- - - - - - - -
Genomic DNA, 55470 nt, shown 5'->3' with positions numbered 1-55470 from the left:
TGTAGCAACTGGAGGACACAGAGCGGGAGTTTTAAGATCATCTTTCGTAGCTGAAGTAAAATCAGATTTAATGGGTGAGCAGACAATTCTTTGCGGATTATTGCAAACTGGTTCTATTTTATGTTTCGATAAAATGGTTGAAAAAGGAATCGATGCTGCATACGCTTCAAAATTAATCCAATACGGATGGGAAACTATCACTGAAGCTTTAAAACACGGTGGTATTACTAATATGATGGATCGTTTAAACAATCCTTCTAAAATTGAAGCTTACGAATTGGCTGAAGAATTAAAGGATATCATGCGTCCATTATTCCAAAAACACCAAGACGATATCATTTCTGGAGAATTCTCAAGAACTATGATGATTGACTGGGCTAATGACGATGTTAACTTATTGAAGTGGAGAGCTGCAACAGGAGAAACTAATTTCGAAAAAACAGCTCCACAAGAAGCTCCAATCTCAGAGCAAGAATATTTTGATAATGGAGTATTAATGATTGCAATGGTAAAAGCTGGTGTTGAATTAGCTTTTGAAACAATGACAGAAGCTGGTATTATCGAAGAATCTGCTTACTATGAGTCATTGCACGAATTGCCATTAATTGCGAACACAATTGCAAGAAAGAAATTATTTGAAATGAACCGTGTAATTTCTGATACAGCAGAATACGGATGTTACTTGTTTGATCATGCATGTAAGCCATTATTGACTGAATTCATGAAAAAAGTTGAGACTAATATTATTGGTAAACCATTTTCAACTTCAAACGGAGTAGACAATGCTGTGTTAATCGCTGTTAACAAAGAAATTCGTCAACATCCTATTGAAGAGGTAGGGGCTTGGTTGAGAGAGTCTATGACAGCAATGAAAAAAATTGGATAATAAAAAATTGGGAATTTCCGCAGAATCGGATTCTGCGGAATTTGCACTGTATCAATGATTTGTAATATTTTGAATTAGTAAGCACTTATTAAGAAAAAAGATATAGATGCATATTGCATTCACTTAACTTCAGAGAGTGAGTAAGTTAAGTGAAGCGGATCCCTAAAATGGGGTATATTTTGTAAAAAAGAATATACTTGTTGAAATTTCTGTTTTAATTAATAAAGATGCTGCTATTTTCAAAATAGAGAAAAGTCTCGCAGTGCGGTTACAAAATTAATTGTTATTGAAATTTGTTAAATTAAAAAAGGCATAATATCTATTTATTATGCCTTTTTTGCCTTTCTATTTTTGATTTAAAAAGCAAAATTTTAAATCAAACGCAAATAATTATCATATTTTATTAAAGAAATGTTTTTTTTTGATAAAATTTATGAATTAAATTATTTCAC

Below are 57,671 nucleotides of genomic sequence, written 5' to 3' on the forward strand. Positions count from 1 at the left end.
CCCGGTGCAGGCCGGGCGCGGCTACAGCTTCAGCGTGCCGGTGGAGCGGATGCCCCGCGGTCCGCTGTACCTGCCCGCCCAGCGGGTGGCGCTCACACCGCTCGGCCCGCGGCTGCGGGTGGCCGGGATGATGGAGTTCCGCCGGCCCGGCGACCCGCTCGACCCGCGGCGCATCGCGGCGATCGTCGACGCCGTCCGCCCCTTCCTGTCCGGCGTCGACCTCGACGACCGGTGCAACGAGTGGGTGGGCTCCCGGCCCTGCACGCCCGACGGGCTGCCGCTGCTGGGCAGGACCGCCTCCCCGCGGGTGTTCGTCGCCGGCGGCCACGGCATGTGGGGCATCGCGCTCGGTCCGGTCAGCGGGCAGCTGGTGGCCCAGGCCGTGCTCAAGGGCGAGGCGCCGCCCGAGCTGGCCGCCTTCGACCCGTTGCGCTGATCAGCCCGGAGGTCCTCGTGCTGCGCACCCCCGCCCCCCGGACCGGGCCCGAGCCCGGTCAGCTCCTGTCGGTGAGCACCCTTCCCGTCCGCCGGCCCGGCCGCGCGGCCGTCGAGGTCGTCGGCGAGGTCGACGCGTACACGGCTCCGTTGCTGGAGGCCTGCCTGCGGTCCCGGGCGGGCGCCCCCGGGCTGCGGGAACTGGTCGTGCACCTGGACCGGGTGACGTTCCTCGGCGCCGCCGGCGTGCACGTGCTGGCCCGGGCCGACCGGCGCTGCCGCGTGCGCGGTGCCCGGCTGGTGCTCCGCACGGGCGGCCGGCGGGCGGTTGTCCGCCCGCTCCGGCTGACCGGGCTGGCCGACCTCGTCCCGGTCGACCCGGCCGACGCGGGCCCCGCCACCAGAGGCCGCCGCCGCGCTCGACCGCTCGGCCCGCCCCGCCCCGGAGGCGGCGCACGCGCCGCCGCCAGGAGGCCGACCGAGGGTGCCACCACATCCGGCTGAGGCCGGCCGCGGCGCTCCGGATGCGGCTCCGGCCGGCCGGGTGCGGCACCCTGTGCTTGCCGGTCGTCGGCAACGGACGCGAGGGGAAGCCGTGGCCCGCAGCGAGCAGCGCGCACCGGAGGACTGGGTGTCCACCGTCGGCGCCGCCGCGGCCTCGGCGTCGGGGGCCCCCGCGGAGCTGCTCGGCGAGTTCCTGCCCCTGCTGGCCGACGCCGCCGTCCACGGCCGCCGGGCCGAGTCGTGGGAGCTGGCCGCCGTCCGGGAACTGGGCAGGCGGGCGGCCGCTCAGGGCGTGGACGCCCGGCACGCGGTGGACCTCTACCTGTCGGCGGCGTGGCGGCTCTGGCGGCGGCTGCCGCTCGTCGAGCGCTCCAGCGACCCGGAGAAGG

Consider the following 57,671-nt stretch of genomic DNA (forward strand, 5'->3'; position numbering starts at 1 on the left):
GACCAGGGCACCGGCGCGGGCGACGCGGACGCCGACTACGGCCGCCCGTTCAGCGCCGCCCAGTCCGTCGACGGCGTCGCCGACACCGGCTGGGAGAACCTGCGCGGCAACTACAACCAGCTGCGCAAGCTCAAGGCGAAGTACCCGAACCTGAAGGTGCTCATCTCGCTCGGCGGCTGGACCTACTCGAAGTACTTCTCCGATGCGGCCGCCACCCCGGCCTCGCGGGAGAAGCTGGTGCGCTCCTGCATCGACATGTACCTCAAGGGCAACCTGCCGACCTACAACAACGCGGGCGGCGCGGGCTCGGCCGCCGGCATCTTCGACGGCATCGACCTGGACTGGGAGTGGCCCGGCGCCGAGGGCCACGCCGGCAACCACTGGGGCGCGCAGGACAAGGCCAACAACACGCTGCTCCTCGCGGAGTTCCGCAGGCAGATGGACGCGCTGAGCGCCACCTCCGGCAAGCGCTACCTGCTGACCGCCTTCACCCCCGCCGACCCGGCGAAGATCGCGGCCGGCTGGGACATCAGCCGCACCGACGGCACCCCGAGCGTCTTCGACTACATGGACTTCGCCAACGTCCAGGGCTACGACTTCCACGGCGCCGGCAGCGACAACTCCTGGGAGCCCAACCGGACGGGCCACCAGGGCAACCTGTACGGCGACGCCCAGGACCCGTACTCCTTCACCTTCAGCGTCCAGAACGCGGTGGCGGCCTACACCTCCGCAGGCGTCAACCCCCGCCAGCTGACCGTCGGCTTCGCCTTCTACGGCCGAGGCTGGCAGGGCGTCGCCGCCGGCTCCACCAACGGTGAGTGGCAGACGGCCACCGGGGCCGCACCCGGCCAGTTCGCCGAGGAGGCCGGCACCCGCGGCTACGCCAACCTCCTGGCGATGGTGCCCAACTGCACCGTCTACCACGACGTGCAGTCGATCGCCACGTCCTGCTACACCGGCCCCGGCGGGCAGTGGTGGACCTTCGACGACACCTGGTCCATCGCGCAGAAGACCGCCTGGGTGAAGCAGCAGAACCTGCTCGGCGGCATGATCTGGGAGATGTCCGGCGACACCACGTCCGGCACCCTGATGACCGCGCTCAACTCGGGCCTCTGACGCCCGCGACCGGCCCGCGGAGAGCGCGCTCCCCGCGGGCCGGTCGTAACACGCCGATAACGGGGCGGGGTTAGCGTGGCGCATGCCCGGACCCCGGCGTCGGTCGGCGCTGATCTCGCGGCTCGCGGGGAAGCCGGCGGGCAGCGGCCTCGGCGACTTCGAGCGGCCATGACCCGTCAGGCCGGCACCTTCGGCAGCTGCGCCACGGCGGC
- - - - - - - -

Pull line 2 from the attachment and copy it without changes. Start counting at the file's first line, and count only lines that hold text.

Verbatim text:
TGTAGCAACTGGAGGACACAGAGCGGGAGTTTTAAGATCATCTTTCGTAGCTGAAGTAAAATCAGATTTAATGGGTGAGCAGACAATTCTTTGCGGATTATTGCAAACTGGTTCTATTTTATGTTTCGATAAAATGGTTGAAAAAGGAATCGATGCTGCATACGCTTCAAAATTAATCCAATACGGATGGGAAACTATCACTGAAGCTTTAAAACACGGTGGTATTACTAATATGATGGATCGTTTAAACAATCCTTCTAAAATTGAAGCTTACGAATTGGCTGAAGAATTAAAGGATATCATGCGTCCATTATTCCAAAAACACCAAGACGATATCATTTCTGGAGAATTCTCAAGAACTATGATGATTGACTGGGCTAATGACGATGTTAACTTATTGAAGTGGAGAGCTGCAACAGGAGAAACTAATTTCGAAAAAACAGCTCCACAAGAAGCTCCAATCTCAGAGCAAGAATATTTTGATAATGGAGTATTAATGATTGCAATGGTAAAAGCTGGTGTTGAATTAGCTTTTGAAACAATGACAGAAGCTGGTATTATCGAAGAATCTGCTTACTATGAGTCATTGCACGAATTGCCATTAATTGCGAACACAATTGCAAGAAAGAAATTATTTGAAATGAACCGTGTAATTTCTGATACAGCAGAATACGGATGTTACTTGTTTGATCATGCATGTAAGCCATTATTGACTGAATTCATGAAAAAAGTTGAGACTAATATTATTGGTAAACCATTTTCAACTTCAAACGGAGTAGACAATGCTGTGTTAATCGCTGTTAACAAAGAAATTCGTCAACATCCTATTGAAGAGGTAGGGGCTTGGTTGAGAGAGTCTATGACAGCAATGAAAAAAATTGGATAATAAAAAATTGGGAATTTCCGCAGAATCGGATTCTGCGGAATTTGCACTGTATCAATGATTTGTAATATTTTGAATTAGTAAGCACTTATTAAGAAAAAAGATATAGATGCATATTGCATTCACTTAACTTCAGAGAGTGAGTAAGTTAAGTGAAGCGGATCCCTAAAATGGGGTATATTTTGTAAAAAAGAATATACTTGTTGAAATTTCTGTTTTAATTAATAAAGATGCTGCTATTTTCAAAATAGAGAAAAGTCTCGCAGTGCGGTTACAAAATTAATTGTTATTGAAATTTGTTAAATTAAAAAAGGCATAATATCTATTTATTATGCCTTTTTTGCCTTTCTATTTTTGATTTAAAAAGCAAAATTTTAAATCAAACGCAAATAATTATCATATTTTATTAAAGAAATGTTTTTTTTTGATAAAATTTATGAATTAAATTATTTCAC